Inside a Conservatory

Conservatories come in many different shapes, sizes and prices. Whichever one is best for you, will depend on how much space you have, and what you would like to use your new conservatory for, as well as your own preference. To help you make an informed decision, we have outlined some of the UK’s most popular types of design and build.

Get Conservatory Prices

Lean-To Conservatory


So called because they appear to be leaning against the house, Lean-To conservatories are probably the lowest-priced option available. With its simple rectangular shape and gently sloping roof, a Lean-To conservatory is perfect for homes with comparatively small gardens as well as one-storey properties such as bungalows.
Lean to conservatory buyers guide

Victorian Conservatory


For many people, the Victorian-style is the epitome of conservatory design. Standing out from the home, with a rounded wall at the end, the Victorian conservatory looks attractive and makes full use of the available space. Probably the UK’s single most popular choice, these conservatories look good with most kinds of properties.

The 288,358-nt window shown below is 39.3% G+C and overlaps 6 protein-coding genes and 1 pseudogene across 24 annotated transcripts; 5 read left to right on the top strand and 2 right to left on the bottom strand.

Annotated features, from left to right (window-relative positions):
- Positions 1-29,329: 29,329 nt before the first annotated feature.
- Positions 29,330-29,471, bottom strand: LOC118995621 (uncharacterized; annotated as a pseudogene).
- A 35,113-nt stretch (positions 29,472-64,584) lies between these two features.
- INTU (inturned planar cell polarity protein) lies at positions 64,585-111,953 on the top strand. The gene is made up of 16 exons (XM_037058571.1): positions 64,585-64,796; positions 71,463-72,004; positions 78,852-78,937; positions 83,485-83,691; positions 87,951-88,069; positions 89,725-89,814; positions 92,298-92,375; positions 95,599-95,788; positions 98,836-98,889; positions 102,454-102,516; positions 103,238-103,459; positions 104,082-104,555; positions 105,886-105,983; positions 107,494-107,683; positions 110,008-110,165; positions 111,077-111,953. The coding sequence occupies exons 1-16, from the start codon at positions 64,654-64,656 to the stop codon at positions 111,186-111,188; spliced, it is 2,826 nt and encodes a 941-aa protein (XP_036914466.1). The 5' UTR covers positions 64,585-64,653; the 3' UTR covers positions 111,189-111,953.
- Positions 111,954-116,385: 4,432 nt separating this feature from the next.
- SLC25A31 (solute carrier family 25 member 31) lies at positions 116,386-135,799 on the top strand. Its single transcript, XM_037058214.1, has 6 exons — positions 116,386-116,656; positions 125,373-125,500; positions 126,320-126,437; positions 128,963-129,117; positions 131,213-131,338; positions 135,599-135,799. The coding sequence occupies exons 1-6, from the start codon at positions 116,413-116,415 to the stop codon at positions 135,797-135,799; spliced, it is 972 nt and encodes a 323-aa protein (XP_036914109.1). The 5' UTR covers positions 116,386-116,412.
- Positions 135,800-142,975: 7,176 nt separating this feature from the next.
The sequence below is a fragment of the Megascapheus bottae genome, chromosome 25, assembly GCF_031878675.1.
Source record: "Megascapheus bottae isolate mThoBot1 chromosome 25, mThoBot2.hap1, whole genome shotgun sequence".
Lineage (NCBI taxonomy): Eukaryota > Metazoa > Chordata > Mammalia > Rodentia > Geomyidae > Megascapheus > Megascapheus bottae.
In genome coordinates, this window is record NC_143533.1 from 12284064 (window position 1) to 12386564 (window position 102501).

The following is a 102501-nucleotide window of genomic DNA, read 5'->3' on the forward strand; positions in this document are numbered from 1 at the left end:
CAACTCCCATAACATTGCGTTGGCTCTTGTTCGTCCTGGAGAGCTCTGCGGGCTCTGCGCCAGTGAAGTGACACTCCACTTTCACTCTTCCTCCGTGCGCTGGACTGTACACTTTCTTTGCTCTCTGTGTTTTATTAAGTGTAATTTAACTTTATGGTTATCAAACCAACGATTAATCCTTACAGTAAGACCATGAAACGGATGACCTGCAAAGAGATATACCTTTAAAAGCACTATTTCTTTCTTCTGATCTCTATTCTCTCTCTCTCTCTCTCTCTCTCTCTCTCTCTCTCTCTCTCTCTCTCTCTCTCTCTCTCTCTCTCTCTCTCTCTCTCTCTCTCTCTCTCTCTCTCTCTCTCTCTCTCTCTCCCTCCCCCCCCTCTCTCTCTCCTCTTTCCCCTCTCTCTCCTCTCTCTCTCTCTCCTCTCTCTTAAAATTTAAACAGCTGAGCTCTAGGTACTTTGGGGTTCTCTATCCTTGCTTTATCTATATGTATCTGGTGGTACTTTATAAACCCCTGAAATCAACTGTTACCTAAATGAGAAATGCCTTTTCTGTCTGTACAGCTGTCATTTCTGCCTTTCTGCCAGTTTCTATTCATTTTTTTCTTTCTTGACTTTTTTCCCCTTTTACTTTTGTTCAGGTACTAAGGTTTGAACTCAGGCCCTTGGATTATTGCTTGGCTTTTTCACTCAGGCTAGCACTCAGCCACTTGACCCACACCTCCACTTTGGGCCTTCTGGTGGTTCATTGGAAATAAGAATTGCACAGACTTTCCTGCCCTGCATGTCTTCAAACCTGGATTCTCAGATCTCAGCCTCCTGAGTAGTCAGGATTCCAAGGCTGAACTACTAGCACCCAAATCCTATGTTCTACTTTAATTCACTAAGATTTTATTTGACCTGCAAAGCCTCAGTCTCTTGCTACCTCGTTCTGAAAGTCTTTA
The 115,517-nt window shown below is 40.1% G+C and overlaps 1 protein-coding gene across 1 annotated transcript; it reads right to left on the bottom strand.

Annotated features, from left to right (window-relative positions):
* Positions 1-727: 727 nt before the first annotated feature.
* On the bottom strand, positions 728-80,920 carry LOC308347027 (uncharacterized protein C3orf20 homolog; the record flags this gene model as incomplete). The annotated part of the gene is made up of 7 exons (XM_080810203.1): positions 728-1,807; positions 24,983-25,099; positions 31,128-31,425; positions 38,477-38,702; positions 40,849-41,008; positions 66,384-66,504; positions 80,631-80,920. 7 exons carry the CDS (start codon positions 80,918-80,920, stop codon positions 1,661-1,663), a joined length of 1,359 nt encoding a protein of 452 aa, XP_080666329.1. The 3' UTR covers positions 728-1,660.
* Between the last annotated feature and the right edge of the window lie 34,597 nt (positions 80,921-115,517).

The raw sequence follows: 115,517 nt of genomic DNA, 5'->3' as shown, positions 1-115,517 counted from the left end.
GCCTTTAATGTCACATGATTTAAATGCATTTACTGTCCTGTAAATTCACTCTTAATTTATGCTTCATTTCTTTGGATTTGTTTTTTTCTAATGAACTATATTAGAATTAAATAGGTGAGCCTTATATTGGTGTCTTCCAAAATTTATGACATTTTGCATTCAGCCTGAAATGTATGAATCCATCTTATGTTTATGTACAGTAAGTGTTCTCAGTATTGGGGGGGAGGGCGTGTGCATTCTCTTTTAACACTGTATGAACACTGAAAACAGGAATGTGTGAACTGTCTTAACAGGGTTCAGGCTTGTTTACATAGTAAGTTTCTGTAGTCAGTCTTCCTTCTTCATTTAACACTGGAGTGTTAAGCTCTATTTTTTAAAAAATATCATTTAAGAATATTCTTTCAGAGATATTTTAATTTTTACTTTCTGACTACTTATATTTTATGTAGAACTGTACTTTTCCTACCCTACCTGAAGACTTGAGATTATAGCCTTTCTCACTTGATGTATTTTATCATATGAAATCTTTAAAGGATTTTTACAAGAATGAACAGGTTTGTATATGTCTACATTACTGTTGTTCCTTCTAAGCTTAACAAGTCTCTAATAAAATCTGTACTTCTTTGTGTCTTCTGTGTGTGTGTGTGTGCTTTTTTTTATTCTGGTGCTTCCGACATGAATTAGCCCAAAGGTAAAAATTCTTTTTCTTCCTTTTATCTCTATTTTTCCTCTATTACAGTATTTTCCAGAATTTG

Victorian conservatory buyers guide

Edwardian Conservatory


An Edwardian conservatory (also sometimes referred to as Georgian), is similar to a Victorian, but has a square, or rectangular shape and a pitched roof on each side. Thanks to its classic design, an Edwardian conservatory provides plenty of space and is good for use as a play room, storage space or dining area.
Edwardian conservatory buyers guide

P-Shaped Conservatory


As its name suggests, a P-shaped conservatory is in the shape of a letter P, often combining typical features of both Victorian and Edwardian designs. Naturally, this design offers a lot more space, and helps to make the conservatory more versatile. With a P-shaped conservatory, it’s possible to split the available space into two separate functions; one side could be used for dining, while the other could make a play area for children.
P-Shaped Conservatory buyers guide

Orangery extensions


Often referred to as sunrooms, orangeries are not technically conservatories. The difference between the two is that while a conservatory’s walls are predominately glass, an orangery has stone, brick or hardwood walls – but with large windows and perhaps even a sunroof. As sturdy as any other part of your house, an orangery is an excellent means of bringing more light into your home, as well as providing more space.
Orangery buyers guide

Get Quotes For Conservatories